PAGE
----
Back in Gondar, another discovery was made. Medieval church architecture of the period followed the Basilican plan and was square. Later on a new style evolved in the round with two concentric circles in the centre. Most manuscripts were post-medieval, and Mr Pakenham was surprised to come across one about a church in Bethlehem, south-east of Gondar, which appeared to be square. This area was again uncharted territory for Europeans, and surviving medieval churches were rare. Intrigued he consulted a priest who gave the still more intriguing answer that the church was both round and square.

There was only one thing to do: go and find out. By now, Mr Pakenham had somewhat overstayed his welcome with the governor who was not so keen on a second expedition, so he organised his own in conjunction with an eccentric Frenchman, given the pseudonym of 'Professor Stomf'.

When they could see the church on the horizon, once again Mr Pakenham's heart sank, for there was a huge round thatched church. This time, however, disappointment was short-lived: the square medieval church was hidden inside, an unrecorded church of the finest style with timber doorways and pink stone walls, one of only a handful of stone and wood medieval churches to have survived in Ethiopia.

Now the problem became getting inside the church, for the abbot did not feel it was appropriate to let them in. The usual negotiations began and went on for two days, but by the third day they were still outside. It was up to 'Professor Stomf' to come to the rescue. The abbot's wife suffered from very bad arthritis, and could not sleep properly at nights. The professor had a large supply of aspirin. The abbot's wife was presented with three aspirin, slept well, and the expedition was miraculously let into the church!

Just before his final departure from Gondar, Mr Pakenham persuaded the pilot of their aircraft (in those days air transport consisted of Dakotas flown by Americans) to detour once more over the mountain of Rasselas. Of a great house that must once have housed the princes, nothing was visible. And that might have been that.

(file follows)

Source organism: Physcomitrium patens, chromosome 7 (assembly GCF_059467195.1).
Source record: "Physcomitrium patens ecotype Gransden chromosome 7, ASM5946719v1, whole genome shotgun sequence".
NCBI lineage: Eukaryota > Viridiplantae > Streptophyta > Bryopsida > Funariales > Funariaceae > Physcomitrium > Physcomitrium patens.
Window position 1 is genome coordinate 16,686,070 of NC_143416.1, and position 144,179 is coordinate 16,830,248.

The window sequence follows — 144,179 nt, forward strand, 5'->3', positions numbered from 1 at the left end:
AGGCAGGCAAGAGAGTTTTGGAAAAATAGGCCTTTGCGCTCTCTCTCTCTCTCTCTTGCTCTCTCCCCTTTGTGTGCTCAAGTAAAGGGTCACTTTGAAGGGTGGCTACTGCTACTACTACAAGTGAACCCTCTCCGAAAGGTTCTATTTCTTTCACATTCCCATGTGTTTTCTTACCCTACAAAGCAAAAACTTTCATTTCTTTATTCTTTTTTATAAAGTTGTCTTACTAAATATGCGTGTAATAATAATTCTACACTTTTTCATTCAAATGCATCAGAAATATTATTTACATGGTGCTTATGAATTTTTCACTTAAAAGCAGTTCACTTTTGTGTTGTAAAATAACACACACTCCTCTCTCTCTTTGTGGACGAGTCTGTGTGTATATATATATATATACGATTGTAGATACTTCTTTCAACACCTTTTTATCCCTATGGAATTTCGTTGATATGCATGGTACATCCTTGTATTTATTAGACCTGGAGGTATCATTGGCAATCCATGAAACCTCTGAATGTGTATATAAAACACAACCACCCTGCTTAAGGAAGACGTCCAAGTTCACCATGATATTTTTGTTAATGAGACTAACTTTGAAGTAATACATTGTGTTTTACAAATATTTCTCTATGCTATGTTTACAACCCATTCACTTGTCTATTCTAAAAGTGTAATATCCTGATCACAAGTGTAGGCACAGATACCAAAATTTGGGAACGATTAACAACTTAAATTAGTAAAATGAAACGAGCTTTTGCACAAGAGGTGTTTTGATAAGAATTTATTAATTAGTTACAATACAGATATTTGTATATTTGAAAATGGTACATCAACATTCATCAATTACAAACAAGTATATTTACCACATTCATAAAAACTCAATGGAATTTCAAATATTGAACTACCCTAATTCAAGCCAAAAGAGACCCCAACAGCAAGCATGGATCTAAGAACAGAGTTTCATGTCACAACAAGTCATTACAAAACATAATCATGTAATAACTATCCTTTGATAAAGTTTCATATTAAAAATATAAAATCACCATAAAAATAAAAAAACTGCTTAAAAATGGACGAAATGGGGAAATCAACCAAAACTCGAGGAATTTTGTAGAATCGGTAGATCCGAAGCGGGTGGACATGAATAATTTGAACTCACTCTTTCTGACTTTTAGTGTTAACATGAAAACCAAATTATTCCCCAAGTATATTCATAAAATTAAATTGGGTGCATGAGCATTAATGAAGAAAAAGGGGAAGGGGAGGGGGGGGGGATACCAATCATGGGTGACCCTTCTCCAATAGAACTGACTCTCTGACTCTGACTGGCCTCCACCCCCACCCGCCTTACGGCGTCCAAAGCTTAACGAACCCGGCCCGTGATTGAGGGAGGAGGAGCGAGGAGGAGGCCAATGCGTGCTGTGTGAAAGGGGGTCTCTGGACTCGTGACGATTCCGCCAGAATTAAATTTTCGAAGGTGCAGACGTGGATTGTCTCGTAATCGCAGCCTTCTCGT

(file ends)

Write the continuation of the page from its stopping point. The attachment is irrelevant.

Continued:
But in the decades that followed the publication of Mr Pakenham's book recounting this saga, others were inspired to follow in his footsteps and people regularly communicated with him about it, some of whom had also gone there. Another author, Barbara Toy, had managed to land in the perilous place by helicopter, and spend the night there.

So, in 1998 Mr Pakenham went back, and took a helicopter himself. Unfortunately, the helicopter only just had enough fuel to make the round trip, and when they arrived conditions for landing were bad. While they were hovering and quickly thinking what to do, it was noticed that a flock of vultures was also circling round! The pilot decided it was impossible, and went back.

Later on, Mr Pakenham was in touch with another group who were going to attempt to climb the mountain before going off to the Andes. Subsequently, he was surprised by a phone call from South America. They had succeeded in their climb and assured him that using a pulley system from the top it was possible to haul people up the size of “overweight tea ladies”.

Mr Pakenham concluded his talk by considering that he might yet get to the top of Wehni in the guise of such a substantial party.

Mr Pakenham illustrated his talk with photographs from the book of these travels, including a photograph of all the people who took part in the first expedition to the mountain, valuable for its illustrating the ranking of all the heavily armed Ethiopian participants by their footwear. The photographs of the people, landscapes, mountains, churches and castles encountered on the way speak far better than any article by the present writer. The book, The Mountains of Rasselas was re-published by Weidenfeld & Nicolson in 1998.

First Published in News File Summer 2004